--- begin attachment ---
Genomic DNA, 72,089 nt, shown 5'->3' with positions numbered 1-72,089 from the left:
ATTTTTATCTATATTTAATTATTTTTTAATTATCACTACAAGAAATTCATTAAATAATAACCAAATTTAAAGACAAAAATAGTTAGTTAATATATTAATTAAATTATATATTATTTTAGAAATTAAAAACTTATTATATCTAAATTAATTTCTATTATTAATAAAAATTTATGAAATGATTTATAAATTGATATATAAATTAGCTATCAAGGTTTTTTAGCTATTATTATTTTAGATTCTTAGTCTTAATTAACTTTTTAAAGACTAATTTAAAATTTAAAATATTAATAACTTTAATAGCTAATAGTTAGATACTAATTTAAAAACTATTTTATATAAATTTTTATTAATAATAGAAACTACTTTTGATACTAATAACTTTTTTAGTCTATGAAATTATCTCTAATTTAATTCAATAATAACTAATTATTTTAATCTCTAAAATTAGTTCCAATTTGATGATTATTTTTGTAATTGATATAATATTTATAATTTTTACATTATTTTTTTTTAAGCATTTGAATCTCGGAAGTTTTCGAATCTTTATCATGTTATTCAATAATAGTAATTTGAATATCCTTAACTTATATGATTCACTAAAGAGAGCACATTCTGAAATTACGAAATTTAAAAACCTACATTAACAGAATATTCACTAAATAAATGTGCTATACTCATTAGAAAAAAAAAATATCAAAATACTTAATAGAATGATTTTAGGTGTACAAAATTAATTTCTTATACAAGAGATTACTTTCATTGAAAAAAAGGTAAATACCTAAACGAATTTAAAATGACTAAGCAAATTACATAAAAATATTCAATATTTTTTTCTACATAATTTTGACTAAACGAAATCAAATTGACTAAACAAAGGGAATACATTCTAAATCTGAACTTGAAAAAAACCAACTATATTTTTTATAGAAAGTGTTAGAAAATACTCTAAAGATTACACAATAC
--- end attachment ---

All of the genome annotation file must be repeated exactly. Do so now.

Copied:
Genomic DNA, 72,089 nt, shown 5'->3' with positions numbered 1-72,089 from the left:
ATTTTTATCTATATTTAATTATTTTTTAATTATCACTACAAGAAATTCATTAAATAATAACCAAATTTAAAGACAAAAATAGTTAGTTAATATATTAATTAAATTATATATTATTTTAGAAATTAAAAACTTATTATATCTAAATTAATTTCTATTATTAATAAAAATTTATGAAATGATTTATAAATTGATATATAAATTAGCTATCAAGGTTTTTTAGCTATTATTATTTTAGATTCTTAGTCTTAATTAACTTTTTAAAGACTAATTTAAAATTTAAAATATTAATAACTTTAATAGCTAATAGTTAGATACTAATTTAAAAACTATTTTATATAAATTTTTATTAATAATAGAAACTACTTTTGATACTAATAACTTTTTTAGTCTATGAAATTATCTCTAATTTAATTCAATAATAACTAATTATTTTAATCTCTAAAATTAGTTCCAATTTGATGATTATTTTTGTAATTGATATAATATTTATAATTTTTACATTATTTTTTTTTAAGCATTTGAATCTCGGAAGTTTTCGAATCTTTATCATGTTATTCAATAATAGTAATTTGAATATCCTTAACTTATATGATTCACTAAAGAGAGCACATTCTGAAATTACGAAATTTAAAAACCTACATTAACAGAATATTCACTAAATAAATGTGCTATACTCATTAGAAAAAAAAAATATCAAAATACTTAATAGAATGATTTTAGGTGTACAAAATTAATTTCTTATACAAGAGATTACTTTCATTGAAAAAAAGGTAAATACCTAAACGAATTTAAAATGACTAAGCAAATTACATAAAAATATTCAATATTTTTTTCTACATAATTTTGACTAAACGAAATCAAATTGACTAAACAAAGGGAATACATTCTAAATCTGAACTTGAAAAAAACCAACTATATTTTTTATAGAAAGTGTTAGAAAATACTCTAAAGATTACACAATAC